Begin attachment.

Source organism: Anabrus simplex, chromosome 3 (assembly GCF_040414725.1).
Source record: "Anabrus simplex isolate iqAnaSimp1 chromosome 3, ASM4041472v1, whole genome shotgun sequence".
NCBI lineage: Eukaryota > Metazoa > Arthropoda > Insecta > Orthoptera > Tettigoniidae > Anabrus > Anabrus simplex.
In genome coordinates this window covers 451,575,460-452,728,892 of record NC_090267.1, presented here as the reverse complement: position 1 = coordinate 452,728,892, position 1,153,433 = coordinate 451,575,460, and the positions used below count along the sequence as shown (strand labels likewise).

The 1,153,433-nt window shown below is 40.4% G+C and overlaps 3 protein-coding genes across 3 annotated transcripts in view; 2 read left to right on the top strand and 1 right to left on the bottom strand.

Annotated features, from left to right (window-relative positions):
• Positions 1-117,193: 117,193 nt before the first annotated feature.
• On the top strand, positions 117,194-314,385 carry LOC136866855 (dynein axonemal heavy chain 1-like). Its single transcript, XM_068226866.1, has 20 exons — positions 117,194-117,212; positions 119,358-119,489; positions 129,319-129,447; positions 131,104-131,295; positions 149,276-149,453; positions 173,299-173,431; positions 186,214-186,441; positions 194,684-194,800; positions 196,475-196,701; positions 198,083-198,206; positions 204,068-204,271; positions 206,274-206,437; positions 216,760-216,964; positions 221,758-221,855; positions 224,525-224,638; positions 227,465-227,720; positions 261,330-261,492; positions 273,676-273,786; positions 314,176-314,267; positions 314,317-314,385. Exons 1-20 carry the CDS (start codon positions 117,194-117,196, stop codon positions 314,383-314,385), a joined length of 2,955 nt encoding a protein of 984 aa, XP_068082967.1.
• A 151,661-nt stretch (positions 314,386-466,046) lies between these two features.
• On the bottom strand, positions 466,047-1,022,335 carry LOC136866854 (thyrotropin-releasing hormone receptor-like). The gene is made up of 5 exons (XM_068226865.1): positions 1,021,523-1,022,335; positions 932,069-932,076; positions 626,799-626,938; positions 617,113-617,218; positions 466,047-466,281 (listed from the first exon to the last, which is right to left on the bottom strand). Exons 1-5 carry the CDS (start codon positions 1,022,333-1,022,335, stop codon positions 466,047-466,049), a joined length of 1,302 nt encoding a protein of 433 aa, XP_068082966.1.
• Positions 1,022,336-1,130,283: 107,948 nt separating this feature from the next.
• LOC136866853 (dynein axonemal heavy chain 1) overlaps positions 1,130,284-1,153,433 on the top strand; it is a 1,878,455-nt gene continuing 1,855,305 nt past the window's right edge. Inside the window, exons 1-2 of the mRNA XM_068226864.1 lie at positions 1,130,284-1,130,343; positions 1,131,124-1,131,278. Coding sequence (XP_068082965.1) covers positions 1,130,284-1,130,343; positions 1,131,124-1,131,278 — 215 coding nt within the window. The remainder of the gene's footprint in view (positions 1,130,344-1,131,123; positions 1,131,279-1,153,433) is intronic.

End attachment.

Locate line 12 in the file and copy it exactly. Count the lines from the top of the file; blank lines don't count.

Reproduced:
• LOC136866853 (dynein axonemal heavy chain 1) overlaps positions 1,130,284-1,153,433 on the top strand; it is a 1,878,455-nt gene continuing 1,855,305 nt past the window's right edge. Inside the window, exons 1-2 of the mRNA XM_068226864.1 lie at positions 1,130,284-1,130,343; positions 1,131,124-1,131,278. Coding sequence (XP_068082965.1) covers positions 1,130,284-1,130,343; positions 1,131,124-1,131,278 — 215 coding nt within the window. The remainder of the gene's footprint in view (positions 1,130,344-1,131,123; positions 1,131,279-1,153,433) is intronic.